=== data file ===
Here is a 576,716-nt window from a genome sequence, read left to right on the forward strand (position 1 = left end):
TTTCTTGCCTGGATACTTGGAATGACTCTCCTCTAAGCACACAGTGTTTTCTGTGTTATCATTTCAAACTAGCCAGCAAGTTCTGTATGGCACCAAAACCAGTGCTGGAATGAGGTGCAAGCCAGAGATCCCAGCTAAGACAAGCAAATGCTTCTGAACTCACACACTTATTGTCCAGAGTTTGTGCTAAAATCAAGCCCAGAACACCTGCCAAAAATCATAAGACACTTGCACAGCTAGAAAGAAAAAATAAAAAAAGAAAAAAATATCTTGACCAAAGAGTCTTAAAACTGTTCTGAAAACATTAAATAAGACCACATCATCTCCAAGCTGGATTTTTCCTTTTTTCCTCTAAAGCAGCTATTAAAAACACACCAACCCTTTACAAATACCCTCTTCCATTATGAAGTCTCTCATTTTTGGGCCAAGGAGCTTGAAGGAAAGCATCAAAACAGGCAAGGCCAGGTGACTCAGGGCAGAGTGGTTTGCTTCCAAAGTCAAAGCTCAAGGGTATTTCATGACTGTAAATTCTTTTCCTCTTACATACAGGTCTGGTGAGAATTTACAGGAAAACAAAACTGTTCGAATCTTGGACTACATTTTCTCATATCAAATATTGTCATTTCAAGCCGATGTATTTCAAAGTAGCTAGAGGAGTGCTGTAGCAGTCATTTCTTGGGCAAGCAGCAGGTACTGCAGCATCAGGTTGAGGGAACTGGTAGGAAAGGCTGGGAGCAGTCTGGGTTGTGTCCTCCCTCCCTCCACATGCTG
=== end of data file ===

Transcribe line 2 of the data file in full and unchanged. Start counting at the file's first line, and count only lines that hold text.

TTTCTTGCCTGGATACTTGGAATGACTCTCCTCTAAGCACACAGTGTTTTCTGTGTTATCATTTCAAACTAGCCAGCAAGTTCTGTATGGCACCAAAACCAGTGCTGGAATGAGGTGCAAGCCAGAGATCCCAGCTAAGACAAGCAAATGCTTCTGAACTCACACACTTATTGTCCAGAGTTTGTGCTAAAATCAAGCCCAGAACACCTGCCAAAAATCATAAGACACTTGCACAGCTAGAAAGAAAAAATAAAAAAAGAAAAAAATATCTTGACCAAAGAGTCTTAAAACTGTTCTGAAAACATTAAATAAGACCACATCATCTCCAAGCTGGATTTTTCCTTTTTTCCTCTAAAGCAGCTATTAAAAACACACCAACCCTTTACAAATACCCTCTTCCATTATGAAGTCTCTCATTTTTGGGCCAAGGAGCTTGAAGGAAAGCATCAAAACAGGCAAGGCCAGGTGACTCAGGGCAGAGTGGTTTGCTTCCAAAGTCAAAGCTCAAGGGTATTTCATGACTGTAAATTCTTTTCCTCTTACATACAGGTCTGGTGAGAATTTACAGGAAAACAAAACTGTTCGAATCTTGGACTACATTTTCTCATATCAAATATTGTCATTTCAAGCCGATGTATTTCAAAGTAGCTAGAGGAGTGCTGTAGCAGTCATTTCTTGGGCAAGCAGCAGGTACTGCAGCATCAGGTTGAGGGAACTGGTAGGAAAGGCTGGGAGCAGTCTGGGTTGTGTCCTCCCTCCCTCCACATGCTG